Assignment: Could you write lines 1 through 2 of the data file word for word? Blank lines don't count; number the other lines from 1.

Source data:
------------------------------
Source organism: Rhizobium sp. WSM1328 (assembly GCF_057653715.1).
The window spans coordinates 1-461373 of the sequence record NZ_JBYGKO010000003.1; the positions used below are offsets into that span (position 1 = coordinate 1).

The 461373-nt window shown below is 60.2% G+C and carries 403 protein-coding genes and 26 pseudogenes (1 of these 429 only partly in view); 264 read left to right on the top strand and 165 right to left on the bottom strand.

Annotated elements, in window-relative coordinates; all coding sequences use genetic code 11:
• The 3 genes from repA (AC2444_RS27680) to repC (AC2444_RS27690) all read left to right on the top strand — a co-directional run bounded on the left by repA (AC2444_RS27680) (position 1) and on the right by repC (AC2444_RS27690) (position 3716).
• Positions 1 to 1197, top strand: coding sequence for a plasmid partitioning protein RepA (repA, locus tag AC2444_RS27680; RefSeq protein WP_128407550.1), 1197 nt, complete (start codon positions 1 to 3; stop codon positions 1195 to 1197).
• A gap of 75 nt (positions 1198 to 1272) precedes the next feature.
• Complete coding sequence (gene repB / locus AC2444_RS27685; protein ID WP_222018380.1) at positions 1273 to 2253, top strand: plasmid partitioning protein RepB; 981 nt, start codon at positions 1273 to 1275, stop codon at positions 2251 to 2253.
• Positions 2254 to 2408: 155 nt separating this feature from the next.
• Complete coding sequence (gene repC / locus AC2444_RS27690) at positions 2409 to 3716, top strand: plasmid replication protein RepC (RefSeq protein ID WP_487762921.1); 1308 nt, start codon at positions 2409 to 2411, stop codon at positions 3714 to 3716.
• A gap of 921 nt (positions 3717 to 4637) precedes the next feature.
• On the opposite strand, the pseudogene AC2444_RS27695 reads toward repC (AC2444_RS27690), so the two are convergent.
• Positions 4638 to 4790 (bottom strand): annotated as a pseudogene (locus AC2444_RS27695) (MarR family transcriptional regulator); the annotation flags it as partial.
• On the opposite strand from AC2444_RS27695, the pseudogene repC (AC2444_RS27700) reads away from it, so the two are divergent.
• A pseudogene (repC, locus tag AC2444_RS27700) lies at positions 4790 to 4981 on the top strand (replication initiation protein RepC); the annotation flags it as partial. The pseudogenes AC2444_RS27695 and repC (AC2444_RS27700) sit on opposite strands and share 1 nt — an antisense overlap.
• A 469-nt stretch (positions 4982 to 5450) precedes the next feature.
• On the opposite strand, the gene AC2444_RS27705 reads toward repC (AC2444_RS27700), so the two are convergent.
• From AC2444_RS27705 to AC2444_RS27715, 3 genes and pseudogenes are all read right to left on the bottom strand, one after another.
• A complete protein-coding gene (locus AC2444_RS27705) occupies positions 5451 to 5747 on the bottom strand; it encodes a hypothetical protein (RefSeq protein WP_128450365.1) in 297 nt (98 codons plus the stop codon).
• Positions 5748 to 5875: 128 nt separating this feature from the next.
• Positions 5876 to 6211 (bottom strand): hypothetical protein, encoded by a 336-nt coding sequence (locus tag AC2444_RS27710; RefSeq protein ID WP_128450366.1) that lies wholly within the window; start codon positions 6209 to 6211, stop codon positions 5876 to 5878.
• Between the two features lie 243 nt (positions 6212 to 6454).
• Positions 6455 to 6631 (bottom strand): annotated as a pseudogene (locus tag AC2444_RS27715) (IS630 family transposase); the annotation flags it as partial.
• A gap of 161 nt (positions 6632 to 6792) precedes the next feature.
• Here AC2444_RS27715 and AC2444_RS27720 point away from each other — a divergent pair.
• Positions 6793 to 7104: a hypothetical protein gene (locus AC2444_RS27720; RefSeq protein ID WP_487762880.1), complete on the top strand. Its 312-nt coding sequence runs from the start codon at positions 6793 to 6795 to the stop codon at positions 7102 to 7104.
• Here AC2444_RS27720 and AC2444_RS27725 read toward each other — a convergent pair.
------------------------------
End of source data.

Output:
Source organism: Rhizobium sp. WSM1328 (assembly GCF_057653715.1).
The window spans coordinates 1-461373 of the sequence record NZ_JBYGKO010000003.1; the positions used below are offsets into that span (position 1 = coordinate 1).